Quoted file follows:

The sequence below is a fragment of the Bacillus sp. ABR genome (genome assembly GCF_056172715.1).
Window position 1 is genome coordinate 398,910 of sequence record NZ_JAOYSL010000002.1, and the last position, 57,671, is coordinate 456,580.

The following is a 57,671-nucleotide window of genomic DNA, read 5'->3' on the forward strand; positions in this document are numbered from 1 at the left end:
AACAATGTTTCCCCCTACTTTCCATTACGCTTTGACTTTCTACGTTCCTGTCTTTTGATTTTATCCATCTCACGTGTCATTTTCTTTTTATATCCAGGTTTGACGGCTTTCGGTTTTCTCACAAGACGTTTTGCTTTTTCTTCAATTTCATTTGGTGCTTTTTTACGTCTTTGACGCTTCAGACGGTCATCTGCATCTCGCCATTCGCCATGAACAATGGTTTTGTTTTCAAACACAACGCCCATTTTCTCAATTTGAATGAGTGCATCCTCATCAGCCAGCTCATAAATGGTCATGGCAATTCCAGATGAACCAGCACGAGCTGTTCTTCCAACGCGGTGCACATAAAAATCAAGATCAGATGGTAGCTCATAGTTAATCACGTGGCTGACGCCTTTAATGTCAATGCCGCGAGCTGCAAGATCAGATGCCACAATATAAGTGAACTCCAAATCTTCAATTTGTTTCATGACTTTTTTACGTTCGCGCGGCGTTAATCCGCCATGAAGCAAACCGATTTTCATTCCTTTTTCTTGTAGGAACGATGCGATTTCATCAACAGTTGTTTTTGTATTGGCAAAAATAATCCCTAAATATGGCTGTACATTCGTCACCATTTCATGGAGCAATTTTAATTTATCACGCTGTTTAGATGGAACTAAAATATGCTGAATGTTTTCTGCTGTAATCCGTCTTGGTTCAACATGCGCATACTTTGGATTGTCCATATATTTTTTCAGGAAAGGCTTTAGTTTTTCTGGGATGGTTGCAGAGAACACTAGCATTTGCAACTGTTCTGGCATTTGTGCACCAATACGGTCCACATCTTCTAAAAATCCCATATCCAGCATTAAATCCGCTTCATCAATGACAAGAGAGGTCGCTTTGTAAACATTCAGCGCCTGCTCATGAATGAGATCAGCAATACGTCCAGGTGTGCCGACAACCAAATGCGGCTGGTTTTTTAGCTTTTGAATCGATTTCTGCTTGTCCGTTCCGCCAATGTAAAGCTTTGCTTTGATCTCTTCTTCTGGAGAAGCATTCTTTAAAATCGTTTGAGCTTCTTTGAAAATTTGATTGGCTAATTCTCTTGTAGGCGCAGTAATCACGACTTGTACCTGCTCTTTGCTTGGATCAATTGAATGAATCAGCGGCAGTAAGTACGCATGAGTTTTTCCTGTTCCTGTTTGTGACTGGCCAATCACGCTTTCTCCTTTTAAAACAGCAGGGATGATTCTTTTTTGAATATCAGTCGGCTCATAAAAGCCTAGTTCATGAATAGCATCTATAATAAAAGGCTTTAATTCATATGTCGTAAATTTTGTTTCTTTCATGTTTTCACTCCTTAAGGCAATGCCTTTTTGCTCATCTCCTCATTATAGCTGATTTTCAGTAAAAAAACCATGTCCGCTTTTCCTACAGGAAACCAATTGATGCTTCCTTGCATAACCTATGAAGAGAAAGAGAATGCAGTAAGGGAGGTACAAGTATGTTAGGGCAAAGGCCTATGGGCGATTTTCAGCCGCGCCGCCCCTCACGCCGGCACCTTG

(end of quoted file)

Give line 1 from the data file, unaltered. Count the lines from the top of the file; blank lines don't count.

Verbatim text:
The sequence below is a fragment of the Bacillus sp. ABR genome (genome assembly GCF_056172715.1).